Michael Jackson once sang “it don’t matter if you black or white”.
Now, in the wake of several racist incidents this year, the Department of Arts and Culture has made an eight-track CD to help mense deal with prejudice.
Some of the incidents include KwaZulu-Natal estate agent Penny Sparrow calling black people on the beach monkeys on Facebook; and Capetonian Matthew Theunnissen who lashed out at Sports and Recreation Minister Fikile Mbalula for imposing a ban on SA Rugby‚ Cricket South Africa and Athletics SA hosting international tournaments due to their lack of transformation.
“So no more sporting events for South Africa … I’ve never been more proud than to say our government are a bunch of K***** S … yes‚ I said it so go and f*** yourselves you black f***ing c***s‚” read the post on his Facebook page.
More recently, the owner of the Sodwana Bay Guest House, Andre Slade, said black people were not welcome at his establishment.
Arts and Culture Minister Nathi Mthetwa says an anti-racism song is needed now more than ever, and reminded people that the world is watching South Africa.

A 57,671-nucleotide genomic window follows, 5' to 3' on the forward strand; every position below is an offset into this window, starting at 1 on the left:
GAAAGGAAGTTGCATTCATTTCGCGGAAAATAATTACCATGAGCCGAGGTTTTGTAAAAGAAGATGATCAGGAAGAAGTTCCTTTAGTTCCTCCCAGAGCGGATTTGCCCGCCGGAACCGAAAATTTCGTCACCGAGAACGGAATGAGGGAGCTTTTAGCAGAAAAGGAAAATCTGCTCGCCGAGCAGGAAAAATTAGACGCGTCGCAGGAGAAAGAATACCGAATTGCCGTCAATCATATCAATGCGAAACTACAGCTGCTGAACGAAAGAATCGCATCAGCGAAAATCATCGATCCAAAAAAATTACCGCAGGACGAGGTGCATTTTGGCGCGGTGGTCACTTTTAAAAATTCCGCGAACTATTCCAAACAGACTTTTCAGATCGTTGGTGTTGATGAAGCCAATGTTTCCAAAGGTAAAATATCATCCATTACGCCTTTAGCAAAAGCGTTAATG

“We are at a time in our history where more than ever before, we need to forge our togetherness and especially our unity in diversity,” he says.
“Yet racism also continues to rear its ugly head as incidents persist and surface in the media.”
The main song on the album is called No Love No Life and is a collaboration of artists, led by poet Mzwakhe Mbuli.
“No baby is born a racist and no one is born a racist. Racists are produced by poisonous minds,” Mbuli recites.
Reggae artist Thuthukani Cele also sings: “Father created everyone equally. Come on, lets live in peace and harmony.”
The album will be available at stores nationwide and also includes a Swahili song and tracks by artists from across Africa.
The album was launched yesterday in Johannesburg, where local artists held a panel discussion on racism and its effects.